Reef fishing hasn’t changed much, it is still kind of slow for the most part, but the patches to the west of the seven mile bridge are producing a bounty of groupers and snappers. Most of the snappers are small muttons, and yellowtails with a few big mangrove snappers thrown in the mix.
The bay is full of mackerel, snappers, and groupers. Fishing the large deepwater grass beds near banks have produced for me very well. It doesn’t matter where you are, the mackerel will find you with a good chum slick. The best areas are about 7-10 miles strait out in front of the Seven Mile Bridge. Spoons and jig-n-shrimp combo works well too.
Get out there and fish and if you enjoy fishing please sign the petition to ensure that our favorite past time is still here to pass on to our kids. The web site for the petition is here.
Sunday, February 28th, 2010
MARATHON, Florida Keys – It is starting to look like spring, as this week’s tides have been extremely low. The temperature has been a little cooler than normal, which hasn’t been good for our tourist population. This week’s full moon made the fishing a little interesting.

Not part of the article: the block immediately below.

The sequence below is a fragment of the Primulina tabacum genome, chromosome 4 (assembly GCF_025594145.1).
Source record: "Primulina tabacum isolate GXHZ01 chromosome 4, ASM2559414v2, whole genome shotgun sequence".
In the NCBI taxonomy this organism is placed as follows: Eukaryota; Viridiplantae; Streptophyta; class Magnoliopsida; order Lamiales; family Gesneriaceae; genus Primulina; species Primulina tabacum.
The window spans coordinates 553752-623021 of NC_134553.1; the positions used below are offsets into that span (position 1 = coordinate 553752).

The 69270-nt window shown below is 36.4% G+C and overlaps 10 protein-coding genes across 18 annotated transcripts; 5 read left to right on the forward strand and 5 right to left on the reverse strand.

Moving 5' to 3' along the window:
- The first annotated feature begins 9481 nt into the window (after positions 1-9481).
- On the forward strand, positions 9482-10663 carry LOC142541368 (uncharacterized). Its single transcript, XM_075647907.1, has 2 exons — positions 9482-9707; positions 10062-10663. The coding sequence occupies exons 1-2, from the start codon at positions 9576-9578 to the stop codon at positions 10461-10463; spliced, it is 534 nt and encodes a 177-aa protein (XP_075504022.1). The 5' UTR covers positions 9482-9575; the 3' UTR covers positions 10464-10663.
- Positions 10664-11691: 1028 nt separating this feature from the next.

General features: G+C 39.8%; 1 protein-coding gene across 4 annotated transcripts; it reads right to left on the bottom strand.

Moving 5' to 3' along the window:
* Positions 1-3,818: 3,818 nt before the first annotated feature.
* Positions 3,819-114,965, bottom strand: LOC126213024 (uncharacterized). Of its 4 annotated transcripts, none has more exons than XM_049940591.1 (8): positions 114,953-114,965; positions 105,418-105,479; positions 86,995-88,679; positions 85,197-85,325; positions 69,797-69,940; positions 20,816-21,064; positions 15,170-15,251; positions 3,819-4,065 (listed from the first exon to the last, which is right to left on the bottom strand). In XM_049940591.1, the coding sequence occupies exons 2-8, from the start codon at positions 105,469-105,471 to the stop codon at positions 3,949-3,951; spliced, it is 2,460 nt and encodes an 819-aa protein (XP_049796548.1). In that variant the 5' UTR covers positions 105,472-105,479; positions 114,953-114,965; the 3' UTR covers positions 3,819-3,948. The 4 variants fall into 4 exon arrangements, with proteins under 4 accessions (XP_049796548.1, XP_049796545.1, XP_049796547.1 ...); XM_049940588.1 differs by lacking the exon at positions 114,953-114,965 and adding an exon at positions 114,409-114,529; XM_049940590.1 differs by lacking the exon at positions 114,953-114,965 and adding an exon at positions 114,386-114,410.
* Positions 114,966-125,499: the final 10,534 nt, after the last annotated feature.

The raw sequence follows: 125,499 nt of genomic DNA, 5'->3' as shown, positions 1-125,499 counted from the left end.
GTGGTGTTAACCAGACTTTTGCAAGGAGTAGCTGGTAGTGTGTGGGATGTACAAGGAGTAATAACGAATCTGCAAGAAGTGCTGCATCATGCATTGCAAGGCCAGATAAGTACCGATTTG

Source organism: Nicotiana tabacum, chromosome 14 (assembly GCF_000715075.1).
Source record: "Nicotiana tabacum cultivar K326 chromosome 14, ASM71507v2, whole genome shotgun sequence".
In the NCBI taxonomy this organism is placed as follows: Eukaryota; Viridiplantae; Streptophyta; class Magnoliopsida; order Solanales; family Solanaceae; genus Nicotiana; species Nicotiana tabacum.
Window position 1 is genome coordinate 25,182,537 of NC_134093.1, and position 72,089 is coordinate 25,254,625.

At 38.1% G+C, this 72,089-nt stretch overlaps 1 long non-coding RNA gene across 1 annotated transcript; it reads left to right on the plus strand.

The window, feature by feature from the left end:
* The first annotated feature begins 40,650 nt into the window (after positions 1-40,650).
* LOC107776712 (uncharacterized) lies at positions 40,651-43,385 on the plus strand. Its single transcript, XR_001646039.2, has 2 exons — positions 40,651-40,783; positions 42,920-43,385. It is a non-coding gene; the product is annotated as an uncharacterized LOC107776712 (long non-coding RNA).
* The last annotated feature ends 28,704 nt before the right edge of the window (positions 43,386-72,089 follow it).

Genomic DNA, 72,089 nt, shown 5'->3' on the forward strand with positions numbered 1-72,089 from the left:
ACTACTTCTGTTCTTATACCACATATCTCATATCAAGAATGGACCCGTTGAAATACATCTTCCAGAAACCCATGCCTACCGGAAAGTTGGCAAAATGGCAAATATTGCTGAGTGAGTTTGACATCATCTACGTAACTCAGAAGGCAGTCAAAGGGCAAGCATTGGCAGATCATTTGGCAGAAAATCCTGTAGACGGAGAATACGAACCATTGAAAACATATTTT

The yellowtails on the reef are still sluggish, but the mangroves that have been on the patches have been day savers. Speaking of day savers the kingfish which are most often overlooked can give your light tackle a good run for it’s money. Drag screaming off of a reel gets every fisherman’s blood flowing. These toothy critters love this weather and as the water cleared up the bite was really on. Kingfish rely on their great eyesight to eat. They have very large eyes for their size. Kingfish have a torpedo shaped body, which allows them to have incredible acceleration to surprise its prey. One of the many reasons I love to fish for kings is their ability to launch themselves out of the water and land directly on your bait. Sometimes kingfish can jump twenty feet in the air when they attack bait on the surface. These supersonic jet –like predators can eat very large baits, as they will cut larger baits down to size as they shred apiece off on every pass. You can target these fish on deeper wrecks from 125-180 feet of water. If there are barracudas around the wreck the kings will stay further off the wreck so not to be eaten themselves. You can troll for them with live or dead bait along the edge of the reef or anchor up and chunk for them as well. When you’re anchored up try the kite with a large bait and some flatlines with live baits for the best results. They will readily eat a spoon or jig retrieved very fast. These fish are triggered to attack by fast moving action.